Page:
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Swindell takes over for Rhett

Tuesday, March 15, 2016 – Thomas Rhett is no longer number one on the Billboard Hot Country Songs chart for the week ending March 26. That's because Cole Swindell's "You Should Be Here" took over for Rhett's "Die a Happy Man," which fell to second. Joey + Rory's "Hymns" topped the Top Country Albums chart, taking over for Chris Stapleton's "Traveller," which slipped to second.

Carrie Underwood was third with "Heartbeat," Brett Eldredge fourth with "Drunk On Your Love" and Maren Morris fifth with "My Church."

Blake Shelton debuted in sixth with "Came Here to Forget." "Humble and Kind," Tim McGraw's new single, was up four to eighth. Dierks Bentley placed 10th with "Somewhere on a Beach," which moved up four. Old Dominion's second single, "Snapback," climbed 4 spots to 11th. Granger Smith's first hit, "Backroad Song," stood at 13, up 3, 1 ahead of Rascal Flatts' "I Like the Sound of That," also up 3. Jake Owen debuted at 18 with his new single "American Country Love Song."

Rhett also appeared at 19 on the chart with a new single "T-Shirt." Newcomer Chris Lane closed out the top 25 with "Fix," up 1.

On the albums chart, Smith debuted in third with "Remington," his major label debut. Loretta Lynn debuted in fourth with "Full Circle," her first new disc since 2012. Sam Hunt's "Montevallo" was fifth.

Joey + Rory also were at 13 with "Country Classics: A Tapestry Of Our Musical Heritage," which jumped from 31. The duo's sales have increased presumably due to Joey Feek's death on March 4 from cancer. Zac Brown Band went from 21 to 18 with "Jekyll + Hyde."

On the Bluegrass Albums chart, Bela Fleck & Abigail Washburn regained the number one spot with their self-titled debut. Steve Martin and Edie Brickell were second with "So Familiar." The SteelDrivers held third with "The Muscle Shoals Recordings." Steep Canyon Rangers jumped from 15 to 4 with "Radio." A compilation, "30 Traditional Bluegrass Power Picks: Vintage Collection," was fifth.

On the overall top 200, Joey + Rory were 6th, Stapleton 7th, Smith 12th, Lynn 19th and Hunt 28th.

More news for Cole Swindell

CD reviews for Cole Swindell

Down Home Sessions III CD review - Down Home Sessions III
Cole Swindell's third installment of the "Down Home Sessions" EP series is a relatable five-track thread that feels like bro country light; There's plenty of beer and bars, but only one truck song ("Chevrolet DJ"), and the narrative thread including failed pickup lines, first date jitters and jealousy can be interpreted as applicable to one girl and the early stages of a relationship rather than the gaggle. That being said, the overall texture is pop laden, »»»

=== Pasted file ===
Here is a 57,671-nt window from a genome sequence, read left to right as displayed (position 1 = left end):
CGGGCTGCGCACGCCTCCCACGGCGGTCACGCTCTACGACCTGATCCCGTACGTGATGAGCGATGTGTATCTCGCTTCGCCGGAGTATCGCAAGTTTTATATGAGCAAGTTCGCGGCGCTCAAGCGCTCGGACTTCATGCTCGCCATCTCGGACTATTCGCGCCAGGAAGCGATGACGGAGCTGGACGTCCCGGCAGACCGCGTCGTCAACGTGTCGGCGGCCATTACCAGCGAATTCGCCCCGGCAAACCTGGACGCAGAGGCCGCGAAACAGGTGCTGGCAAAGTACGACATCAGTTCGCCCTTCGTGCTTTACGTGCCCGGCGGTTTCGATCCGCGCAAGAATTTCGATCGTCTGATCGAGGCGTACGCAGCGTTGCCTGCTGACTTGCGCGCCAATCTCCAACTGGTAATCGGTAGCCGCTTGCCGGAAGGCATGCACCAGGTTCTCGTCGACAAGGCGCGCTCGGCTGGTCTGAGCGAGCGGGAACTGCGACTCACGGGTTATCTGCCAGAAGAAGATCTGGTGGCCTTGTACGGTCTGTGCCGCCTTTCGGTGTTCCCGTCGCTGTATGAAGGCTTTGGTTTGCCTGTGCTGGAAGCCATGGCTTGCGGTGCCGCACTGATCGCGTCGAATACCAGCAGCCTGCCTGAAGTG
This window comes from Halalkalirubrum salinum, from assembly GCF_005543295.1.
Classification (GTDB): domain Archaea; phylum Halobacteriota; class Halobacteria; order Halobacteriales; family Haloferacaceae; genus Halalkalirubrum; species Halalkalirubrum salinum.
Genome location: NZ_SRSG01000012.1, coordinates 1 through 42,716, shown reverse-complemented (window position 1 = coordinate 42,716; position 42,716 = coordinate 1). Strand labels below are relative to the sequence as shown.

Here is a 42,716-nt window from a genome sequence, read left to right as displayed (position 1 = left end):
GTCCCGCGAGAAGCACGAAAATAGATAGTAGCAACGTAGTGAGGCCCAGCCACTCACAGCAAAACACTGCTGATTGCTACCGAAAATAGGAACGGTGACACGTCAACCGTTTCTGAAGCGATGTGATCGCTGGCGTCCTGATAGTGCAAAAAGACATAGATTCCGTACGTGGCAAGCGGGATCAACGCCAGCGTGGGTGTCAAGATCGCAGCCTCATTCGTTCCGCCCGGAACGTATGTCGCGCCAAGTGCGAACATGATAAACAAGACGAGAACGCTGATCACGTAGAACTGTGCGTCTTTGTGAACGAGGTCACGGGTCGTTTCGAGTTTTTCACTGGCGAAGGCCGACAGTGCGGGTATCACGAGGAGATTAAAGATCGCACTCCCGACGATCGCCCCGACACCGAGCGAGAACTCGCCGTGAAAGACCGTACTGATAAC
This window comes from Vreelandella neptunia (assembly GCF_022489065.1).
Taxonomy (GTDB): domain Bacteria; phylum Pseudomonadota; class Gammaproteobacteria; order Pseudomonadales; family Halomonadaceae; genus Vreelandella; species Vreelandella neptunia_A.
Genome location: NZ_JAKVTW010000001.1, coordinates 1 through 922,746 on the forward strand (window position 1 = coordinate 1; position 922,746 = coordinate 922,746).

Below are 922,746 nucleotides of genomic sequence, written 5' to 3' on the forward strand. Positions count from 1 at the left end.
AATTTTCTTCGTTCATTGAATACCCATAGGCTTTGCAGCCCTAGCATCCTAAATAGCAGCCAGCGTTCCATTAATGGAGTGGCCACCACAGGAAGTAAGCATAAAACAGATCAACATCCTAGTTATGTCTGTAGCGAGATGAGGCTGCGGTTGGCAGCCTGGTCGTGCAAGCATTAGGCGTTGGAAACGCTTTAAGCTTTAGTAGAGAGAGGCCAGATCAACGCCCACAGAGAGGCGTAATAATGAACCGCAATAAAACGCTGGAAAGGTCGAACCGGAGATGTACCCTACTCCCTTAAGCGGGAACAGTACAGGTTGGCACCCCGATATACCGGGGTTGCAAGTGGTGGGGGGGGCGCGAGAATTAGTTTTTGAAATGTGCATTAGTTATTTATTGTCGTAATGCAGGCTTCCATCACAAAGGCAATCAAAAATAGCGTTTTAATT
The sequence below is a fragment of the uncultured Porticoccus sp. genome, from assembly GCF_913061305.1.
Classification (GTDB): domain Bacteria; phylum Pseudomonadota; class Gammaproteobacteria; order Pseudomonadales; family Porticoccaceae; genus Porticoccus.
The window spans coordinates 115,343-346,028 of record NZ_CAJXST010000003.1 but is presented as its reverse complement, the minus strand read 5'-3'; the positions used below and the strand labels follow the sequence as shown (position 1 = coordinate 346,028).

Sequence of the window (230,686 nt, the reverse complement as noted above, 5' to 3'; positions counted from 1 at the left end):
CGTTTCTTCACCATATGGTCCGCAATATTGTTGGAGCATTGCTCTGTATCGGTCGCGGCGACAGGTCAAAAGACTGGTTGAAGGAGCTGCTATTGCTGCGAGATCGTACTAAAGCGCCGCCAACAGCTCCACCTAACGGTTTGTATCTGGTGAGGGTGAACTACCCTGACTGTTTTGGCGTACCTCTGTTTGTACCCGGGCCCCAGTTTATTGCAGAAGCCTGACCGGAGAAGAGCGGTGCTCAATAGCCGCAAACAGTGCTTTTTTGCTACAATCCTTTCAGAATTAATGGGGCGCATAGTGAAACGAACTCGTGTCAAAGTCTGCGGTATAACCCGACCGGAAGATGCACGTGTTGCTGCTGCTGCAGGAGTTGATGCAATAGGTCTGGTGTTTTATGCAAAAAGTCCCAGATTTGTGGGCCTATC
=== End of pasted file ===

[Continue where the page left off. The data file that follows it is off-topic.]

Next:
You Should Be Here CD review - You Should Be Here
Good ole Georgia boy Cole Swindell, whose debut yielded three chart toppers, doesn't suffer from the soph slump here, but that's mainly because Swindell doesn't stray all that far from the formula that yielded "Hey Y'all" and "Chillin' It" and "Hope You Get Lonely Tonight." If looking for Swindell to go deep, don't. Not with songs like "Party Wasn't Over" or the opener with Dierks Bentley aboard on "Flatliner" »»»
Cole Swindell CD review - Cole Swindell
It's almost as if Cole Swindell's producer told him to concentrate hard and picture himself performing before a sold out stadium crowd when he wrote these songs because nearly everything on the artist's self-titled album is an anthem - little is subtle or left to the imagination. Whether he's giving a great, big shout out to the crowd with "Hey Y'all" or giving his girl a quiet squeeze from the cheap seats on "Swayin'," Swindell swings for the »»»
Editorial: Walking the talk – When names like Hank Williams, Johnny Cash, Waylon and the Hag are invoked, you're talking hard core country. These are the touchstones of country , the guys who made country music what it was and still is (or maybe can be). When these folks would sing about being down-and-out and the rough-and-tumble, they knew of what they were singing about. Fast forward a few years to the country singers of today. »»»
Concert Review: Kristofferson gives insight, but no easy answers – When they say music gets better with age, they're not always just talking about songs alone; sometimes they're also referring to the listener. When Kris Kristofferson sings, "Well, I woke up Sunday morning/With no way to hold my head that didn't hurt," to smartly open "Sunday Mornin' Comin' Down," he... »»»
Concert Review: No sugarcoating, Welch dishes out an experience – Gillian Welch (accompanied, as always, by master guitarist David Rawlings), celebrated her "The Harrow & The Harvest" album with a powerful night of music. She apologized many times for the utter unhappiness expressed through this album's songs, admitting it's "not the most chipper album" at one point.... »»»
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